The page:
This theory works as mastermind in detecting the grades and shades of violence. The six thought colorations (sad-lesya) exemplify this fact in an interesting but in a practical way. Widely discussed as well as picturized in Jaina texts dating from the third century B.C., the lesyas are compared with the psychology of the six kinds of persons gathered to get fruit from a tree; each of them, having his thought coloration:
(i) black: cuts it off at its very root,
(ii) blue: cut if up at its trunk,
(iii) grey: cuts its branches,
(iv) yellow: cuts its small branches,
(v) pink: simply shakes it to let the fruit fall down, and
(vi) white: only picks up the fruit dropped down by nature.

This ancient theory of lesya supported by such an allegory, seems to have travelled abroad. Some of the aphorisms concerning the interpretation of nature and the kingdom of man in the British thinker Francis Bacon's (1561-1626) Novum Organum seems to bear cognate theme: 'There are four classes of idols which beset men's nubds. To these for distinction's sake I have assigned names, calling the first class, Idols of the Tribe; the second, Idols of the cave; the third, Idols of the market-pince; the fourth, Idols of the Theater.'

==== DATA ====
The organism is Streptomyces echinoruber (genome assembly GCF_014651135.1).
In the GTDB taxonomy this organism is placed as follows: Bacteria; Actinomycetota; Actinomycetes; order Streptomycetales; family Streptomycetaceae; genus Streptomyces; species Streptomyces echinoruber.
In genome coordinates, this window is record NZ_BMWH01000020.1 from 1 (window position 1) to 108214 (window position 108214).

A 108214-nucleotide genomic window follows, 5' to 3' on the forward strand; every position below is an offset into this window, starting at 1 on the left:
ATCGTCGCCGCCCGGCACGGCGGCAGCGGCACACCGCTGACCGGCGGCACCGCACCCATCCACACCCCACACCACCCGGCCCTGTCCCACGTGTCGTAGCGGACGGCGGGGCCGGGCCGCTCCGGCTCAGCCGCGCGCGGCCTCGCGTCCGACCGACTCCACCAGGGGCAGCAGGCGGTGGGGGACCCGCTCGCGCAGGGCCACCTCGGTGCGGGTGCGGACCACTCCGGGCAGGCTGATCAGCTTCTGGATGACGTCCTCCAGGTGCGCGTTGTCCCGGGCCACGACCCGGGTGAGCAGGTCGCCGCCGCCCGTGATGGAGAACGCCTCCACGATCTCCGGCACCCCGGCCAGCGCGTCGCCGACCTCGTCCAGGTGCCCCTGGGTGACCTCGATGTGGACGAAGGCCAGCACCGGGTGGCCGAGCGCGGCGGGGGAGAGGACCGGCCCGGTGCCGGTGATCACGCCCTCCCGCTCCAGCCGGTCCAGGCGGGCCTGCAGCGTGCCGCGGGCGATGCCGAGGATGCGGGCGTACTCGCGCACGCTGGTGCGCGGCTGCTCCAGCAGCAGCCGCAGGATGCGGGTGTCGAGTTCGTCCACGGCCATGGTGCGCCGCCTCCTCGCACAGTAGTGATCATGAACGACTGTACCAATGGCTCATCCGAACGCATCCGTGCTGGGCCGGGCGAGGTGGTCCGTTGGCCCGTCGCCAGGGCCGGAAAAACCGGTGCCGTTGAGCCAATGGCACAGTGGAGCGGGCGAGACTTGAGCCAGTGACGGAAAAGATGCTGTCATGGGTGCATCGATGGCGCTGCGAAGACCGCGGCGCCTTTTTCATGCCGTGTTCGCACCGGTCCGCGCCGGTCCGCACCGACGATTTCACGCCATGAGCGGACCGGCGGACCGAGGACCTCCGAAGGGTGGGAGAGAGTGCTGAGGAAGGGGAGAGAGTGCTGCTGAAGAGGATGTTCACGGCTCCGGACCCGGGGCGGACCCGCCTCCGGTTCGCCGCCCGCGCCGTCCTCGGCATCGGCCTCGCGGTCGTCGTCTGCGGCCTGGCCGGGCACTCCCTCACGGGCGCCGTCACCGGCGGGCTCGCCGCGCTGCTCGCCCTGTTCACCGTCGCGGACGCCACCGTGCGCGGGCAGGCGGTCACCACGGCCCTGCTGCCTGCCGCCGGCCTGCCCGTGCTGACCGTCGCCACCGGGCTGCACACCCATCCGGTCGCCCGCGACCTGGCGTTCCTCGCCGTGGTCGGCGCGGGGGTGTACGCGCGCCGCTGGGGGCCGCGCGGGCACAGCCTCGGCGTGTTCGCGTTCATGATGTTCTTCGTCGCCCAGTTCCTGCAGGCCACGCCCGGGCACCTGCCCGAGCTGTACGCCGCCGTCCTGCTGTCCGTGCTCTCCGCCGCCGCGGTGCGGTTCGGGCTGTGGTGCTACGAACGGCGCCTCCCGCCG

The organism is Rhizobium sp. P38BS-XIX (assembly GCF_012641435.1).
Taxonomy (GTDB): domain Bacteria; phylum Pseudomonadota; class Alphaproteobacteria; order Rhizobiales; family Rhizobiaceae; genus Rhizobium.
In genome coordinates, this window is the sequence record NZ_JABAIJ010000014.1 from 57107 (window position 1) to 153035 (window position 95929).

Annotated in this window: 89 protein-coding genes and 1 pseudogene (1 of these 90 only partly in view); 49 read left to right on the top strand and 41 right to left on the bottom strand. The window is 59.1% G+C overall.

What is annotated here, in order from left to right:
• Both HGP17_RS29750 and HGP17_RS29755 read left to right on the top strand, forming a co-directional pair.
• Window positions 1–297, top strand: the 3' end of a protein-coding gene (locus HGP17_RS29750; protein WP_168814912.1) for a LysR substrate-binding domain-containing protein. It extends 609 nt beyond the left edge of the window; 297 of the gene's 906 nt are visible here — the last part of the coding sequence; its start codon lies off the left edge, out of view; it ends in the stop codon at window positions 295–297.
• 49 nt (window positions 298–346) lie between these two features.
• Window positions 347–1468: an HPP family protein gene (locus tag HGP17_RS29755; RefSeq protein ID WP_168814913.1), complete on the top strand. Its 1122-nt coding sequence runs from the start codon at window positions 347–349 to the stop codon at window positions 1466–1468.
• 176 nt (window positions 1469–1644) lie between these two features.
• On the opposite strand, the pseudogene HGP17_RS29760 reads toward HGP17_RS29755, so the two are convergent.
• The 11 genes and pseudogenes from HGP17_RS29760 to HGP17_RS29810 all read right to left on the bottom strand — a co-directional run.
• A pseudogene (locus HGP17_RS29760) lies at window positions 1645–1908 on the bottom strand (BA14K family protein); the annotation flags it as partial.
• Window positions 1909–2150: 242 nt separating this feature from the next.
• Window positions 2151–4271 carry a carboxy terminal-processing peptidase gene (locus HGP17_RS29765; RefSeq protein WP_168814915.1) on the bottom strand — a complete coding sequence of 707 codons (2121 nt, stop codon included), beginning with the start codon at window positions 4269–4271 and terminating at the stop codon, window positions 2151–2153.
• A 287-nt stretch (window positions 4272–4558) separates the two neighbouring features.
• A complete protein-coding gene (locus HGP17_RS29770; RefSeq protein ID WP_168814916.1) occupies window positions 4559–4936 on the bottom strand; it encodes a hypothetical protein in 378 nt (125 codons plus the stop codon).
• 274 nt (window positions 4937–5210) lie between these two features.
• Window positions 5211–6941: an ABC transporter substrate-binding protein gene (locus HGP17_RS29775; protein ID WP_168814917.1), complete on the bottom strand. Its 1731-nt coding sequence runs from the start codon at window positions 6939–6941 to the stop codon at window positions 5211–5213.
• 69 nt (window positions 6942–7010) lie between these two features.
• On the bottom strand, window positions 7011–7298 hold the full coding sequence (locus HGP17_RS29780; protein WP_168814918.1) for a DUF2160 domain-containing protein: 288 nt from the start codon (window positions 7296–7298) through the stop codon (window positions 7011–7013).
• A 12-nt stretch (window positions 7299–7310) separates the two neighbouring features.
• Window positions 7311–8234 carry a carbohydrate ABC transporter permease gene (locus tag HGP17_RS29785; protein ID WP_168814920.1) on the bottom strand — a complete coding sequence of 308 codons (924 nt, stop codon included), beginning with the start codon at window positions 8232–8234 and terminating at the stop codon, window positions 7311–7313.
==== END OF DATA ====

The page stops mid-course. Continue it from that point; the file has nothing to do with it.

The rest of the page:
Where and how the Jaina theory is applicable in promoting Ahimsa, is exemplified by an allegory: Two dogs happened to get face to face just in the middle of the log, placed across a river to serve as a bridge; it was too narrow for one to about turn or to let the other cross. Realizing the fact that tussle would make the both slip down deep in the river, one of them lay on the log to facilitate the other to cross placing his steps over his back, where after he got up and went across. Significantly enough, the word 'log-rolling' means 'roll my log and I will roll yours'. The human being should certaily be fuller of understanding and greater accommodating than the animal beings, to present a thrilling scenario where the healthy heartbeat of Ahimsa could be stethoscoped.